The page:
Right to Information – Master key to good governance

CSIR prepares scientists to develop mindset for implementing RTI Act

Posted by rtiact2005 on July 13, 2006

CSIR prepares scientists to develop mindset for implementing RTI Act

For the purpose of providing information, all public authorities have to appoint a PIO, Assistant PIO and Appelate Authority from within their own ranks. The RTI has been instituted to “promote transparency and accountability in the working of every public authority”.

The training programme, conducted by SC Sen of the Department of Personnel, taught the basics of the RTI Act and sought to remove confusion about the nitty gritty’s. For instance, the fee for applying for information is Rs 10 to be submitted by demand draft. But a DD for Rs 10 involves an extra cost of Rs 25 as commission. To solve this problem, the fee can be submitted as cash or postal order. Said the national coordinator of the training programme, Janardhan Swarup, “All CSIR labs have appointed PIO’s, APIO’s and Appelate Authorities.”

But a lot of issues still remain. Prominent among them is whether public authorities, used as they are to not revealing information, can adjust to the transparency and openness of the RTI Act. Rakesh Tuli, Director of NBRI, feels that they can and must adjust. “The mindset will change. All it requires is some time. In a year’s time the system will be much smoother,” he opined.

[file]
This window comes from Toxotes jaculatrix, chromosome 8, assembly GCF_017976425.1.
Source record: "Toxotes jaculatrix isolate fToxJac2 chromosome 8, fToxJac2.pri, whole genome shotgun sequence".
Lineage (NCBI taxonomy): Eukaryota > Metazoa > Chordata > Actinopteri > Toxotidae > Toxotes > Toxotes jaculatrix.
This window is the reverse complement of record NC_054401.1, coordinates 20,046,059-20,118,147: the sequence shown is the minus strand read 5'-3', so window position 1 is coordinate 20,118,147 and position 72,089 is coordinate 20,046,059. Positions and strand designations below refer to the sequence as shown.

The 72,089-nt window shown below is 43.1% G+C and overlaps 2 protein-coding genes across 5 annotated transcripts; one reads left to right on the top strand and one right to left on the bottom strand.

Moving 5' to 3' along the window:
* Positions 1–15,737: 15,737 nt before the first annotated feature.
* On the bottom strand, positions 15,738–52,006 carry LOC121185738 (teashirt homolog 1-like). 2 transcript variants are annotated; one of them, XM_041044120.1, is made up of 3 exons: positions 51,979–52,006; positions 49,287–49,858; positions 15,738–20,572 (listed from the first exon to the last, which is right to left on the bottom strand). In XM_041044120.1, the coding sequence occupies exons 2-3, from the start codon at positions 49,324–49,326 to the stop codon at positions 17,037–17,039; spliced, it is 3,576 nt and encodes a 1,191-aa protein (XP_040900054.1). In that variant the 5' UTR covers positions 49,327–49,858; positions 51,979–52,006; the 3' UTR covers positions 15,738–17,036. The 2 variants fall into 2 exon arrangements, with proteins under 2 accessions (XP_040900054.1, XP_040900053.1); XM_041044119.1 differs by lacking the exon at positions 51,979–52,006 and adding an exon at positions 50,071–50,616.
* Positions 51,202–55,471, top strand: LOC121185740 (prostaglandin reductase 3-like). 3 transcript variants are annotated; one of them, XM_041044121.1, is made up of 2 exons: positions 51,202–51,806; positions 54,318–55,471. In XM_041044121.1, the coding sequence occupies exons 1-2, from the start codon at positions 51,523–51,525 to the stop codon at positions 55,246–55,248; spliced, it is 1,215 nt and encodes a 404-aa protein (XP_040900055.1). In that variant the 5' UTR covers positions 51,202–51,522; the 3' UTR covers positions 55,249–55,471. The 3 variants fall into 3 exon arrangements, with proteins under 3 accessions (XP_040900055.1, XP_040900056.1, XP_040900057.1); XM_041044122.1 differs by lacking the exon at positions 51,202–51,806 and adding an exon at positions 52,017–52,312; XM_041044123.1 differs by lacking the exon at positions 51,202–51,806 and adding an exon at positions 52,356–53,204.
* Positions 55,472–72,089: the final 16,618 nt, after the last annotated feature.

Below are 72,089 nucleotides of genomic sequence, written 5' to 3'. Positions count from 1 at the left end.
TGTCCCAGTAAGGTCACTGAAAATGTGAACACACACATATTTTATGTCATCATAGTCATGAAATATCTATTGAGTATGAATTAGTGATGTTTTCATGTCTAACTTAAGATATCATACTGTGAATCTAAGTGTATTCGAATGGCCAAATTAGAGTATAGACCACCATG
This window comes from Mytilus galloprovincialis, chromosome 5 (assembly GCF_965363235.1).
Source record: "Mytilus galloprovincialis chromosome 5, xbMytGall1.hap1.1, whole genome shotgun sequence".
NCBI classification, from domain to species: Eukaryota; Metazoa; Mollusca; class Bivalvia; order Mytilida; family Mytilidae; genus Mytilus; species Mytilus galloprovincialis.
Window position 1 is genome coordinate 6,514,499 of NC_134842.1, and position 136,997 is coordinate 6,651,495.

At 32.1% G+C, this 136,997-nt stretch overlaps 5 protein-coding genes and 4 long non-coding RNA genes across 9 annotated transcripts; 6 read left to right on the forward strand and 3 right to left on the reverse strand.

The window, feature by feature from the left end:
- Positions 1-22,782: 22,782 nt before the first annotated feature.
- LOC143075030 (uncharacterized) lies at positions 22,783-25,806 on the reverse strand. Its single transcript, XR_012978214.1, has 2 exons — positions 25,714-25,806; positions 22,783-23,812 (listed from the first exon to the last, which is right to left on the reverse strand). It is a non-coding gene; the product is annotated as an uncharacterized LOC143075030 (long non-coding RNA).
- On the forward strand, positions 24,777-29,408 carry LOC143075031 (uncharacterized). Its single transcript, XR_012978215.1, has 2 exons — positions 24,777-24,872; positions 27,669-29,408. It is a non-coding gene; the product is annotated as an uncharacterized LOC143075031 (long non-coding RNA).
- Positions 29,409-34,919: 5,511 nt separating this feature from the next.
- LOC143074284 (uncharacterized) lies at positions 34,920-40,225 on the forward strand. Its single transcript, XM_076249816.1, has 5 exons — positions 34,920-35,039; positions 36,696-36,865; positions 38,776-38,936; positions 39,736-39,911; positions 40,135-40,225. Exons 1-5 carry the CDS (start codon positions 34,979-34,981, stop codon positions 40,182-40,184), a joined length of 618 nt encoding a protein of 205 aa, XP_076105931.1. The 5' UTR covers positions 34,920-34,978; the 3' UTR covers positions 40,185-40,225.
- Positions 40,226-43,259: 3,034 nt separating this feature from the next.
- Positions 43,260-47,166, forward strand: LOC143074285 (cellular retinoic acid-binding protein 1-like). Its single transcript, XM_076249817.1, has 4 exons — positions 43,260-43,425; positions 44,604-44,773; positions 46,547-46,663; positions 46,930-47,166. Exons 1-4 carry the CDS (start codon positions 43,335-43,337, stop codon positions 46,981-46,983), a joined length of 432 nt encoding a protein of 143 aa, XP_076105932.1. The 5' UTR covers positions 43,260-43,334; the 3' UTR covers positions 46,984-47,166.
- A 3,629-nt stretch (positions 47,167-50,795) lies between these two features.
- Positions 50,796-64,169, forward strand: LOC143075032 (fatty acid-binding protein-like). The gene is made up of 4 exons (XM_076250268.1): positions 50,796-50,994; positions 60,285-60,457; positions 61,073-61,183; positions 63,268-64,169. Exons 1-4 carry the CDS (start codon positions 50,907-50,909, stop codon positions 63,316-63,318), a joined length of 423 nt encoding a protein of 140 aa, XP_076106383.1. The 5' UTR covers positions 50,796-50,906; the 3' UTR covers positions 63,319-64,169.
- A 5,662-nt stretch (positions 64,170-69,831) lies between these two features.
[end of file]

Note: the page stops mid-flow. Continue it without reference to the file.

What is the kind of information that can be accessed. The Act specifies that “nothing contained in the Act will apply to intelligence and security organisations.” Adds RBS Rathor, PIO of NBRI, “Information pertaining to intellectual property is also exempted.” Which means that NBRI’s patented information will be off limits. Says KC Khulbe, Assistant PIO at ITRC, “It is a very important act, which will empower citizens and make the system transparent.”



2 Responses to “CSIR prepares scientists to develop mindset for implementing RTI Act”

  1. Manoj k. kamra said

    RTI will reveal the actual progress made by CSIR labs in construction sector and probably in other sectors.I have seen scientists hunting for lucrative projects from clients deptts. and submitting reports whatsoever (as nobody is going to check these reports and these reports are needed to call tenders only as the deptts are worried over the quick enclosure from reputed organisation to favour their lucrative projects).

    There has been very poor publishing of papers in international journals and patents achieved can be counted on fingers in construction sector.

    After RTI applications,There is likely to be hot debate over their submitted false reports causing more harm to the country but so far protected in the veil of secrecy or intellectual property rights or third party information.

    Staffwise,several scientists got berth by backdoor entry.Now the papers published by them will reveal their actual level.

  2. Dhirendra Krishna said

    Changing mindset of our official machinery is a matter of scientific research. Not enough has been done, so far to bring about attitudinal changes.

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